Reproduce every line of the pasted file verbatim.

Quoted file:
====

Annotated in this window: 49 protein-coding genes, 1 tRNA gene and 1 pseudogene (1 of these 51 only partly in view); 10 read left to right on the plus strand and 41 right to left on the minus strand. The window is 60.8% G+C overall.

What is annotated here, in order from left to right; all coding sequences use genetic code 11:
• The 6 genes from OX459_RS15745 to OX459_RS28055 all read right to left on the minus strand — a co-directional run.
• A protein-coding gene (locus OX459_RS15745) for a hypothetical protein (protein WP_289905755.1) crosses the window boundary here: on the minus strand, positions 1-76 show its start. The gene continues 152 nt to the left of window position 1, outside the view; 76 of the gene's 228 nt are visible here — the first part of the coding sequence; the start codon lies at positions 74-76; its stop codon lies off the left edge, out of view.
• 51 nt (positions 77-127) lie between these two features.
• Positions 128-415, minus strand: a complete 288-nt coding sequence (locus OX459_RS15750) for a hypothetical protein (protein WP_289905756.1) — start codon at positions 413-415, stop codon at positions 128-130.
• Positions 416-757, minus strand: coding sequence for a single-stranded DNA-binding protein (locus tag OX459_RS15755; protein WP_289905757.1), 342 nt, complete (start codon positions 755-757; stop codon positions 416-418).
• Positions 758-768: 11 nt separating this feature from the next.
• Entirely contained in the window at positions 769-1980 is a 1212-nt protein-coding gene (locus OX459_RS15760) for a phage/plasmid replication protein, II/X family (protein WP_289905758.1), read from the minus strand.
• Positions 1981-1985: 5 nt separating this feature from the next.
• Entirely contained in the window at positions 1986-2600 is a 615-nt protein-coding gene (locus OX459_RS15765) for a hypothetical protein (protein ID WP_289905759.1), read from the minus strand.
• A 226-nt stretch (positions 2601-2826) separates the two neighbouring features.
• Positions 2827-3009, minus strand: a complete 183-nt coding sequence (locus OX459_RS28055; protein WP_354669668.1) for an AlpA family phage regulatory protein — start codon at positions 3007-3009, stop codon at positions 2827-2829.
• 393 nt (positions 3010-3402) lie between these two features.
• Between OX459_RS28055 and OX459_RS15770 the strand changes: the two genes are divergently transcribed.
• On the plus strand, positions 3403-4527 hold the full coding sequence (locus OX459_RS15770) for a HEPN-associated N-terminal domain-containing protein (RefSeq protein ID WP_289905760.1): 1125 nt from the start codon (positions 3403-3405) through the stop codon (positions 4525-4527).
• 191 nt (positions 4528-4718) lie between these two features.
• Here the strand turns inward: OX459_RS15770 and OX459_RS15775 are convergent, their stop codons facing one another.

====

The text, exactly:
Annotated in this window: 49 protein-coding genes, 1 tRNA gene and 1 pseudogene (1 of these 51 only partly in view); 10 read left to right on the plus strand and 41 right to left on the minus strand. The window is 60.8% G+C overall.

What is annotated here, in order from left to right; all coding sequences use genetic code 11:
• The 6 genes from OX459_RS15745 to OX459_RS28055 all read right to left on the minus strand — a co-directional run.
• A protein-coding gene (locus OX459_RS15745) for a hypothetical protein (protein WP_289905755.1) crosses the window boundary here: on the minus strand, positions 1-76 show its start. The gene continues 152 nt to the left of window position 1, outside the view; 76 of the gene's 228 nt are visible here — the first part of the coding sequence; the start codon lies at positions 74-76; its stop codon lies off the left edge, out of view.
• 51 nt (positions 77-127) lie between these two features.
• Positions 128-415, minus strand: a complete 288-nt coding sequence (locus OX459_RS15750) for a hypothetical protein (protein WP_289905756.1) — start codon at positions 413-415, stop codon at positions 128-130.
• Positions 416-757, minus strand: coding sequence for a single-stranded DNA-binding protein (locus tag OX459_RS15755; protein WP_289905757.1), 342 nt, complete (start codon positions 755-757; stop codon positions 416-418).
• Positions 758-768: 11 nt separating this feature from the next.
• Entirely contained in the window at positions 769-1980 is a 1212-nt protein-coding gene (locus OX459_RS15760) for a phage/plasmid replication protein, II/X family (protein WP_289905758.1), read from the minus strand.
• Positions 1981-1985: 5 nt separating this feature from the next.
• Entirely contained in the window at positions 1986-2600 is a 615-nt protein-coding gene (locus OX459_RS15765) for a hypothetical protein (protein ID WP_289905759.1), read from the minus strand.
• A 226-nt stretch (positions 2601-2826) separates the two neighbouring features.
• Positions 2827-3009, minus strand: a complete 183-nt coding sequence (locus OX459_RS28055; protein WP_354669668.1) for an AlpA family phage regulatory protein — start codon at positions 3007-3009, stop codon at positions 2827-2829.
• 393 nt (positions 3010-3402) lie between these two features.
• Between OX459_RS28055 and OX459_RS15770 the strand changes: the two genes are divergently transcribed.
• On the plus strand, positions 3403-4527 hold the full coding sequence (locus OX459_RS15770) for a HEPN-associated N-terminal domain-containing protein (RefSeq protein ID WP_289905760.1): 1125 nt from the start codon (positions 3403-3405) through the stop codon (positions 4525-4527).
• 191 nt (positions 4528-4718) lie between these two features.
• Here the strand turns inward: OX459_RS15770 and OX459_RS15775 are convergent, their stop codons facing one another.